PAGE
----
Intended for healthcare professionals


Global Fund toughens stance against corruption

BMJ 2005; 331 doi: (Published 29 September 2005) Cite this as: BMJ 2005;331:718
  1. Lynn Eaton
  1. London

    Richard Feachem of the Global Fund to Fight AIDS, Tuberculosis, and Malaria tells Lynn Eaton how the fund sees the enforcement of transparency and accountability as a vital step in ensuring results

    The recent decision by the Global Fund to Fight AIDS, Tuberculosis, and Malaria to suspend grants to Uganda on the grounds that the funds were misappropriated (BMJ 2005;331: 475) feeds the common perception that corruption is more rife in African countries than elsewhere around the world.

    Whether corruption is any worse in an African country than, say, in India or El Salvador, is open to debate. But how do aid agencies ensure that their funds are used for the purposes for which they are intended? And, from a medical viewpoint, what are the ramifications for public health if a funding organisation takes the difficult decision to suspend a grant?

    Dr Richard Feachem, executive director of the fund, fully accepts the difficulty of what he described as the “life and death” decision they had to make over Uganda. The grants were worth a total of $201m (£113m; €167m) over two years, of which $45.4m had already been disbursed.

    Embedded Image

    Dr Richard Feachem argues that corruption is a global problem


    Speaking at the recent replenishment meeting of the fund in London, he and Hilary Benn, UK secretary of state for international development, told journalists that although it was a hard decision to take, the action would only reinforce trust in the fund.

    Dr Feachem also acknowledged that if suspending funding led to the withdrawal of treatments not only would it hasten the death of people who had been receiving the treatments but it could also increase the resistance of the disease to drug treatments in future.

    That's something that really concerns the Ugandan Leonard Okello, who is international head of the HIV and AIDS programme run by the charity Action Aid. The charity's projects in Uganda received 100 million Ugandan shillings (£30 500; $54 000; €45 000) from the fund.

    “When we lose it, that means a lot for us,” says Mr Okello. “The big challenge for us is the effect on treatment levels. My biggest worry is continuity of treatment.”

    Nevertheless he believes the fund made the right decision to suspend funding.

    “When something goes wrong, the recipients of the money should be made to know somebody is going to question it,” he said. “African government ministers must be held accountable by the citizens of Africa and by those who gave the money.”

    Until now that has not always happened, he said. “Those who give the money… are sometimes a bit naive.”

    Perception of corruption in various countries: overall ranking and score (10 = no corruption)

    View this table:

    The UK Department for International Development, for example, spent more than £345m million on work on HIV and AIDS in developing countries in 2003-4. Yet it was recently criticised by the charity Action Aid for failing to track adequately how its grants were spent.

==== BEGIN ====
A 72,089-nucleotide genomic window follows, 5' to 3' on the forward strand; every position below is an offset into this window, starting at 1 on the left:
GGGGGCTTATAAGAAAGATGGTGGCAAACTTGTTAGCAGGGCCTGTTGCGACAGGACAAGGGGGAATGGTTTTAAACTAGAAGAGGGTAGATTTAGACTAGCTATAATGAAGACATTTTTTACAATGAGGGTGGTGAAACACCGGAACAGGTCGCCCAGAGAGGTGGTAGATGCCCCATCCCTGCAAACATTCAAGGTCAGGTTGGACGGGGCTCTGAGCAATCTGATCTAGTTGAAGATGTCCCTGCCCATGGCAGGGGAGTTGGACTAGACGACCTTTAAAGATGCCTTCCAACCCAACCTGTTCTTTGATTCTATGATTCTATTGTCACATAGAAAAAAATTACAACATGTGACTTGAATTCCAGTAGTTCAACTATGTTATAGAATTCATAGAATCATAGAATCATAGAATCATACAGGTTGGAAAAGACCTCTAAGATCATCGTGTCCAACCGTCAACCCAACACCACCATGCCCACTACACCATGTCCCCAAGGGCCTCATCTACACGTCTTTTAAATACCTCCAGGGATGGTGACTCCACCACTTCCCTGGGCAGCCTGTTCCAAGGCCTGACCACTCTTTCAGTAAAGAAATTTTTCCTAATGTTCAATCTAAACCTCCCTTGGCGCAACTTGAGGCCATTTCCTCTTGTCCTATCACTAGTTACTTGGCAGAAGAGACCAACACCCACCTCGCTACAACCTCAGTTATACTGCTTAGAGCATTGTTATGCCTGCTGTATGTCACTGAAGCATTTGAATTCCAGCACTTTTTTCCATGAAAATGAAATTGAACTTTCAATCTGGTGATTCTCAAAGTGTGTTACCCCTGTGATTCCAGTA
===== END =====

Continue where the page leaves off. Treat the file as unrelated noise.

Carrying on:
Mr Okello believes more transparency is the answer, something Dr Feachem agrees with. But Dr Feachem argues that corruption can happen any-where, not just in countries in Africa.

    “It happens in the UK and in the US,” he said. “It is a global problem. But there are clearly some settings that are symptomatically corrupt. They tend to be poor countries, but not necessarily African ones. They are ones where there is no framework of good government, where there is no rule of law, where accounting procedures are just not in place.

    “All organisations involved in development finance, including the World Bank, face the constant risk of possible misappropriation of funds and of corruption. That's a fact of life in development finance. The key is to minimise the risk—to have in place oversight systems and to identify problems before they occur.”

    The Global Fund to Fight AIDS, Tuberculosis, and Malaria, he said, was an “extremely transparent” organisation. All the money it receives or spends is detailed on its website, which he described as “second to none among development agencies.”

    “The simple fact that everything is on the website is a risk reduction strategy in relation to corruption. It allows everybody to watch what everybody is doing. That includes allowing non-governmental organisations who are distrustful of government to watch government, as well as vice versa,” Dr Feachem said.

    Another safety mechanism is that the fund agrees to finance schemes only on the basis of actual results. “That is immediately a break on corruption,” said Dr Feachem. He argues that if the money has not been spent appropriately then there won't be any results to show for it, and the project will lose out in the next funding round.

    The fund also retains the services of local agents who are responsible for administering the funds and ensuring they are spent appropriately. In most countries the agents will be local outposts of international accountancy firms such as PricewaterhouseCoopers or KPMG.


    View Abstract